Cases in the US

As of Feb 21, the CDC reports that 414 people have been tested and 14 cases confirmed – with no tests pending results.

As of February 15, the CDC estimates that so far this season (since September 9) there have been at least 29 million flu illnesses, 280,000 hospitalizations, and 16,000 deaths from flu. See their summary page and detail page for current information. But remember America’s new motto: “What, me worry?”

An overview of the epidemic

Excerpt from a speech by Tedros Adhanom, the Director-General of WHO, on February 21. Full text here.

It’s hard to believe that only 52 days ago {January 1}, WHO’s country office in China was notified of a cluster of cases of pneumonia of unknown cause in Wuhan city. In just seven weeks, this outbreak has captured the world’s attention, and rightly so, because it has the potential to cause severe political, social and economic upheaval.

As you know, WHO declared a Public Health Emergency of International Concern within a month {on January 30} after the first reported cases, as a result of the signs of human-to-human transmission we saw outside China. And because of the major concerns we had that this virus could spread to countries with weaker health systems such as in our continent. China has now reported 75,569 cases to WHO, including 2239 deaths.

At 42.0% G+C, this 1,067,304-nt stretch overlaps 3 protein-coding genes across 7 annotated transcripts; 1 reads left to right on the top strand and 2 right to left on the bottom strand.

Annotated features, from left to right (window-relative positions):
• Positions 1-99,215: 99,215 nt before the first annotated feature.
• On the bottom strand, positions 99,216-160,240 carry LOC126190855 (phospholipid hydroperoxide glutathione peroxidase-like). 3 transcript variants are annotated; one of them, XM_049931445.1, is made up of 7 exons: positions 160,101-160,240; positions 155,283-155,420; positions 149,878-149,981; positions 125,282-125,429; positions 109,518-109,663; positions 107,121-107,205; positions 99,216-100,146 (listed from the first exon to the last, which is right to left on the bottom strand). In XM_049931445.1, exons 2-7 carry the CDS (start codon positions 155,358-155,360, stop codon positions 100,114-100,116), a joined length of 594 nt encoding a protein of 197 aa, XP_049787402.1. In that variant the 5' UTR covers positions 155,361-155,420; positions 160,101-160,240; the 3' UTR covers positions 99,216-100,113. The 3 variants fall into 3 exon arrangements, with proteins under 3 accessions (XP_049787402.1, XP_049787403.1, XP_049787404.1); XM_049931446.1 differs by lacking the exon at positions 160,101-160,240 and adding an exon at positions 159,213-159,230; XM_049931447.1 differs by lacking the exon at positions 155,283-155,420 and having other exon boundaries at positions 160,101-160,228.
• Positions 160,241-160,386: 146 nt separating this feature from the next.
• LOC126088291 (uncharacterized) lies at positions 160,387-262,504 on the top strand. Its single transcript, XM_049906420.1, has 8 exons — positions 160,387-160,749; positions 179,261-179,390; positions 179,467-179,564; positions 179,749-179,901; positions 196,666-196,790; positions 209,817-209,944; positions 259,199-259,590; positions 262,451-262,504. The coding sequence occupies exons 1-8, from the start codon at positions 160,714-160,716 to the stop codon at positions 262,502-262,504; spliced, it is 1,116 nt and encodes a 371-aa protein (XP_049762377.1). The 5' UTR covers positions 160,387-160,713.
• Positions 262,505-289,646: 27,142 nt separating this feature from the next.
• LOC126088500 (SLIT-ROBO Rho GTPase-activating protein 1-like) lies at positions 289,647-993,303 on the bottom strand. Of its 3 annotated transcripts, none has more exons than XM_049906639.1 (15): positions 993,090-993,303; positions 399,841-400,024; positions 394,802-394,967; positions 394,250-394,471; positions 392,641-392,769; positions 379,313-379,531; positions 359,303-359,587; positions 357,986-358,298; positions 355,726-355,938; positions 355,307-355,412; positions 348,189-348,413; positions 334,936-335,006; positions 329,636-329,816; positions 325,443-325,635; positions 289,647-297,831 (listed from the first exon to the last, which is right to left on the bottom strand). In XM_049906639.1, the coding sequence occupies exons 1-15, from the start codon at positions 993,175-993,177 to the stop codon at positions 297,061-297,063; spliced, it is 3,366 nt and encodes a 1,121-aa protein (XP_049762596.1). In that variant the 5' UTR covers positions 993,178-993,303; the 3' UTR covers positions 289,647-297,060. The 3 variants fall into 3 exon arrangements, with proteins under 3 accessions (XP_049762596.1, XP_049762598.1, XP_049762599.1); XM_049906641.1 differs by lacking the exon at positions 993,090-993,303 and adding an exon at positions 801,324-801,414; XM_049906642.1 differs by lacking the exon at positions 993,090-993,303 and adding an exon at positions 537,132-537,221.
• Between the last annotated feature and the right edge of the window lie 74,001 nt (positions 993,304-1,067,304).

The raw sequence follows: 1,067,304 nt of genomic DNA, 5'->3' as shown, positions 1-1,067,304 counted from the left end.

The data from China continue to show a decline in new cases. This is welcome news, but it must be interpreted very cautiously. It’s far too early to make predictions about this outbreak.

Outside China, there are now 1200 cases in 26 countries, with 8 deaths. As you know, there is one confirmed case on the African continent, in Egypt {reported Feb. 15}. Several African countries have tested suspected cases of COVID-19, but fortunately they have been found negative.

Although the total number of cases outside China remains relatively small, we are concerned about the number of cases with no clear epidemiological link, such as travel history to China or contact with a confirmed case. We are especially concerned about the increase in cases in the Islamic Republic of Iran, where there are now 18 cases and four deaths in just the past two days.